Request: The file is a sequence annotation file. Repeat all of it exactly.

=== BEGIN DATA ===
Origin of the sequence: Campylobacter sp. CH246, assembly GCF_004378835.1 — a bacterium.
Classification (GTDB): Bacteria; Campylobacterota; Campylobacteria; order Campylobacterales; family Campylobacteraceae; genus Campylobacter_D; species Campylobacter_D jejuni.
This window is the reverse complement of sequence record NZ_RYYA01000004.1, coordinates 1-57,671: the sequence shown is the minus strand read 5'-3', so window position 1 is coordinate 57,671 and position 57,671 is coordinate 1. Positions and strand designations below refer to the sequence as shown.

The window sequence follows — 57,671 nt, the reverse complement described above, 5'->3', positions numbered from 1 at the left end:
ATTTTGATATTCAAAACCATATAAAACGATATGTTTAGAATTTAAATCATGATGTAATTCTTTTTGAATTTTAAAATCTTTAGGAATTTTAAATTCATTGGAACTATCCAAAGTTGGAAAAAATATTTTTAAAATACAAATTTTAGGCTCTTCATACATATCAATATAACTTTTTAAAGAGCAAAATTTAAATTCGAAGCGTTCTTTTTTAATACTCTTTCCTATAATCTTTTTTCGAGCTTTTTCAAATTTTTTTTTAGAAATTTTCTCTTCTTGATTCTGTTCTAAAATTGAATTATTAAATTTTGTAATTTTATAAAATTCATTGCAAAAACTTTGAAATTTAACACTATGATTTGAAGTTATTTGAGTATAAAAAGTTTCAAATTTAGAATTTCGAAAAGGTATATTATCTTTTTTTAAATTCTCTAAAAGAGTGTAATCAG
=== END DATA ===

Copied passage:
Origin of the sequence: Campylobacter sp. CH246, assembly GCF_004378835.1 — a bacterium.
Classification (GTDB): Bacteria; Campylobacterota; Campylobacteria; order Campylobacterales; family Campylobacteraceae; genus Campylobacter_D; species Campylobacter_D jejuni.
This window is the reverse complement of sequence record NZ_RYYA01000004.1, coordinates 1-57,671: the sequence shown is the minus strand read 5'-3', so window position 1 is coordinate 57,671 and position 57,671 is coordinate 1. Positions and strand designations below refer to the sequence as shown.

The window sequence follows — 57,671 nt, the reverse complement described above, 5'->3', positions numbered from 1 at the left end:
ATTTTGATATTCAAAACCATATAAAACGATATGTTTAGAATTTAAATCATGATGTAATTCTTTTTGAATTTTAAAATCTTTAGGAATTTTAAATTCATTGGAACTATCCAAAGTTGGAAAAAATATTTTTAAAATACAAATTTTAGGCTCTTCATACATATCAATATAACTTTTTAAAGAGCAAAATTTAAATTCGAAGCGTTCTTTTTTAATACTCTTTCCTATAATCTTTTTTCGAGCTTTTTCAAATTTTTTTTTAGAAATTTTCTCTTCTTGATTCTGTTCTAAAATTGAATTATTAAATTTTGTAATTTTATAAAATTCATTGCAAAAACTTTGAAATTTAACACTATGATTTGAAGTTATTTGAGTATAAAAAGTTTCAAATTTAGAATTTCGAAAAGGTATATTATCTTTTTTTAAATTCTCTAAAAGAGTGTAATCAG